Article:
Mathematical models if circuits and systems give you a head start on developing your products before you're ready to build physical prototypes.
Electronic systems keep getting more complex. Much of the complexity comes from ICs, which can undergo years of design and validation cycles before reaching the market. System design engineering teams evaluate ICs before developing them into systems. IC macro models help system designers understand, simulate, and implement these devices into systems before making any physical PCBs. Doing so cuts cost and time for the system designers while protecting the design IPs of the IC design engineering units. This article explains the need, benefit and market capturing aspects of behaviour model development, especially macro model development, in detail.
A model is the representation of device or system characteristics through mathematical equations, equivalent circuits, diagrams, graphs, or tables along with reasoning, assumptions, approximations and boundary conditions of the region of validity of the model. Behavior modeling can also be defined as the art of approximating designs to the point where it is simplified enough to reduce complexity and simulation times but still maintain the integrity of the input-output characteristics of the system.
Models help us understand the system, which not only saves time and effort in understanding the system; it also provides relevant information etching out the redundant parts that only a designer of the device/system being modelled needs to worry about. Figure 1 shows several models of a typical MOSFET.
In power electronics, we can model a MOSFET as simply a voltage-controlled switch. Used in an analog circuit, the same MOSFET in the saturation region can be modelled (small signal) as a voltage-controlled current source. Neither of these models define a MOSFET. Yet, they can accurately portray the MOSFET’s behavior in those applications.
Analog circuits and systems pose a significant challenge to behavior modelling. In digital systems, we can simply translate the model translated to software.
Need for macro model development
Behavior modelling finds its place in both pre-design and post-design steps of IC development. Behavior modeling is an essential part of engineering design because it helps engineers understand the problem and the remedies required. Modelling also helps with overall system/design performance by describing behaviour in detail even before the design process starts. This helps engineers modify and enhance the design before immersing deep into the design process.
Post-design model development is more common and generally made available to board and system designers. After the test-chip characterization is completed, manufacturers release simulation models. This helps in many multitudes. It’s difficult and expensive for IC manufacturers to distribute sample PCBs to every potential customer. Models, however, are encrypted software/simulator readable files that IC manufacturers can easily distribute.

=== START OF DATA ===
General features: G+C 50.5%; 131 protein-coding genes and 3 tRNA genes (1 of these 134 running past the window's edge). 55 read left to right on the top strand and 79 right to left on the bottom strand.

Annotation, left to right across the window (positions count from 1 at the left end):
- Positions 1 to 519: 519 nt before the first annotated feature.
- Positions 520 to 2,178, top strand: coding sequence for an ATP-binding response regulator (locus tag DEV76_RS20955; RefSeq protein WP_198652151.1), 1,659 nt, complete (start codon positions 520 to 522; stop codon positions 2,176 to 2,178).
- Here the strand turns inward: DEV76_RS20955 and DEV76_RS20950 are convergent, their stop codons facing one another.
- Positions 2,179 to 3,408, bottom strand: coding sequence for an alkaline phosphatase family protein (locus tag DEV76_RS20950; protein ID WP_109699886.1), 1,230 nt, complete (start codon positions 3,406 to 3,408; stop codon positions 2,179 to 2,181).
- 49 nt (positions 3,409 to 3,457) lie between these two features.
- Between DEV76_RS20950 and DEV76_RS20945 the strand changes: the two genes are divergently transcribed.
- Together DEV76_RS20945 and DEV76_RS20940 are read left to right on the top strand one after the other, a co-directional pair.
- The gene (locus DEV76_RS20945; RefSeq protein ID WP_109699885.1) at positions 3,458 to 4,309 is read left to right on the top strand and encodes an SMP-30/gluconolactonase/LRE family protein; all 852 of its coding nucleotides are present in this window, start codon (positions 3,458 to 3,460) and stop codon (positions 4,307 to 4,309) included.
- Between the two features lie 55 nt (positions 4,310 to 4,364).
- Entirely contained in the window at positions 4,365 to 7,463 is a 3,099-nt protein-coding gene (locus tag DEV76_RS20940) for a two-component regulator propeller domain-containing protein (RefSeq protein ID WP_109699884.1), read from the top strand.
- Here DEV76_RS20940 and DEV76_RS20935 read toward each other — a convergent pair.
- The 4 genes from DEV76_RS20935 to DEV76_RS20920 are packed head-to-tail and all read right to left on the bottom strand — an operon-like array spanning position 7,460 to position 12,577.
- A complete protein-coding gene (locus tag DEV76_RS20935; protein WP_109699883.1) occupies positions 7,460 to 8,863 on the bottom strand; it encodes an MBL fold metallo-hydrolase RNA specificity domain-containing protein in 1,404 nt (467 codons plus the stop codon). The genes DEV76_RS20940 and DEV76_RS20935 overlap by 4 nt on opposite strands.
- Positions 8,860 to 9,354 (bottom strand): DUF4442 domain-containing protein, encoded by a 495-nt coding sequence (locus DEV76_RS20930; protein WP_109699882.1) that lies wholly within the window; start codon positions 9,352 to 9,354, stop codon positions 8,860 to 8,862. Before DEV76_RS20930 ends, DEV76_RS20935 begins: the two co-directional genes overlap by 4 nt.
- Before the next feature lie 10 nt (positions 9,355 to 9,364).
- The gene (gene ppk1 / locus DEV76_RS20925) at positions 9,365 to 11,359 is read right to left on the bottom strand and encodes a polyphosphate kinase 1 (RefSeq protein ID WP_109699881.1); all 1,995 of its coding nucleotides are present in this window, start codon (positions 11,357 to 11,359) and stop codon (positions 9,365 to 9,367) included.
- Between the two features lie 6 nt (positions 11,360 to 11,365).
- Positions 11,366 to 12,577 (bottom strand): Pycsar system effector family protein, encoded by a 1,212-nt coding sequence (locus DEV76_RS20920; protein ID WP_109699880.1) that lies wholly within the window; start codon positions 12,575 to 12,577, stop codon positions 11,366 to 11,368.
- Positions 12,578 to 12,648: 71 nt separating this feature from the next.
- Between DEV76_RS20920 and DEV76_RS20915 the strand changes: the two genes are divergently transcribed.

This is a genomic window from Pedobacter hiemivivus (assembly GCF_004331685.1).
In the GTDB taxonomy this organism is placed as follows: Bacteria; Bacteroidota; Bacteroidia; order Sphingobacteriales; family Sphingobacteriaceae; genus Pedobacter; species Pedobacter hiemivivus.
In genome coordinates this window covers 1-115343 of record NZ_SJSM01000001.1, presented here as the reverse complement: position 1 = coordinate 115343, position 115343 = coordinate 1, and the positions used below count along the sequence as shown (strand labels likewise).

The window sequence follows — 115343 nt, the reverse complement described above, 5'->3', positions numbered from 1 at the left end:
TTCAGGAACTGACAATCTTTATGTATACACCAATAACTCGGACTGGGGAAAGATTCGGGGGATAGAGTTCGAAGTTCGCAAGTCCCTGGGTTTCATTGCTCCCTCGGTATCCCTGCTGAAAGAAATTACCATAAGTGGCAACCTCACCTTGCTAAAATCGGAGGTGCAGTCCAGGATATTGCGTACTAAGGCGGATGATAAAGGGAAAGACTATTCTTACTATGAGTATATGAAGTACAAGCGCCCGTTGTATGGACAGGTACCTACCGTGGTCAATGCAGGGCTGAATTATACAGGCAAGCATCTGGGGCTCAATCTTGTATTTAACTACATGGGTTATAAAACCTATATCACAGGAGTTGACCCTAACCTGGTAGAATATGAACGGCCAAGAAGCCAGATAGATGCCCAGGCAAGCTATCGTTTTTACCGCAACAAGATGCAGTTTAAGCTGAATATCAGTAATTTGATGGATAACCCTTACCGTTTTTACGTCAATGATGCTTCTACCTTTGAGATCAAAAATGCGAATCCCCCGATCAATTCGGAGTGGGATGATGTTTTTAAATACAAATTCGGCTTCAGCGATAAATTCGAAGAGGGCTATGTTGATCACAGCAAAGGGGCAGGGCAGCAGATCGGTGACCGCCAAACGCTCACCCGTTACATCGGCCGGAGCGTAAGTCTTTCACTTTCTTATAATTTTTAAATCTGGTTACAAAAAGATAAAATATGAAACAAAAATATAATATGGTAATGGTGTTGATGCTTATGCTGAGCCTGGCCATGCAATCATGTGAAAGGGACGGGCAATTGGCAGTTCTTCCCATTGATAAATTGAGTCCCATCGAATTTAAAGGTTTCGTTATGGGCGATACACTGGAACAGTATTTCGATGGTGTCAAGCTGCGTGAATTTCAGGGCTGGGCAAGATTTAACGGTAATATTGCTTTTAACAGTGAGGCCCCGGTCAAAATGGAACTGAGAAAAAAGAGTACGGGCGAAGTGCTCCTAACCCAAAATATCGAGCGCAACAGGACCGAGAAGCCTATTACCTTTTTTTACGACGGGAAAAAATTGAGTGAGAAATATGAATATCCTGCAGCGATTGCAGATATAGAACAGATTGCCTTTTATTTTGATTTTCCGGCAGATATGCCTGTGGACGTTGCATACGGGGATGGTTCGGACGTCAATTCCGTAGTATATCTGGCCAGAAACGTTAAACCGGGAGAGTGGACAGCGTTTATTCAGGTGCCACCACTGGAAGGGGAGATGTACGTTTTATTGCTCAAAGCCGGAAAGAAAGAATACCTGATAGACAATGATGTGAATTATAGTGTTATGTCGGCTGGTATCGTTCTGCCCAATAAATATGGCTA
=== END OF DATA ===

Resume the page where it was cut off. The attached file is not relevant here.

Another hurdle in sample PCB distribution comes from the fact that designers may not have sophisticated laboratory setups to sufficiently test the PCBs. This is also a potential threat to customer loss and can be easily resolved by sharing encrypted models.
In the case of customer laboratory being a cause, it is impossible to share actual designs with the customer for both IP protection reasons as well as simulation time issues. A full chip post-layout simulation of switch-mode power converter usually takes weeks to run a complete simulation of one test bench. While, the equivalent macro models can be developed this can be simulated in a matter of minutes without compromising the device/IC’s characteristics.
In the case of macro modelling, each IC feature to be modeled can be developed separately and integrated together at the very end. Thus, in the IC model, each parameter modeled can execute itself independently from rest of the model, but this can’t be the case in an physical IC.
Macro model development
Macro modelling deals with developing models for parts or the whole of the IC or system. This is the art of ignoring parts of the system/IC behaviour, keeping in mind what end result is expected and needs to be modelled. Features can be added to make the model more and more realistic. The aim remains to replicate systems input/output characteristics. For example, an op-amp in a switch-mode power supply (SMPS) working as an error amplifier can simply be modeled as a voltage-controlled voltage source with high gain followed by a pole at low frequency. Parameters such as output offset, common-mode rejection ratio (CMRR), power-supply rejection ration (PSRR), and slew rate are of low importance and can be ignored. In case a crucial parameter such as slew rate affects system behaviour, only that parameter need be added. This selective feature modeling also helps reduce simulation time. Creation of test benches to validate the models developed against the silicon results is also an equally challenging task in the case of analog macro model development.
Macro models can be developed for any engineering system to reduce efforts, save time consumption, and protect design intellectual properties (IPs).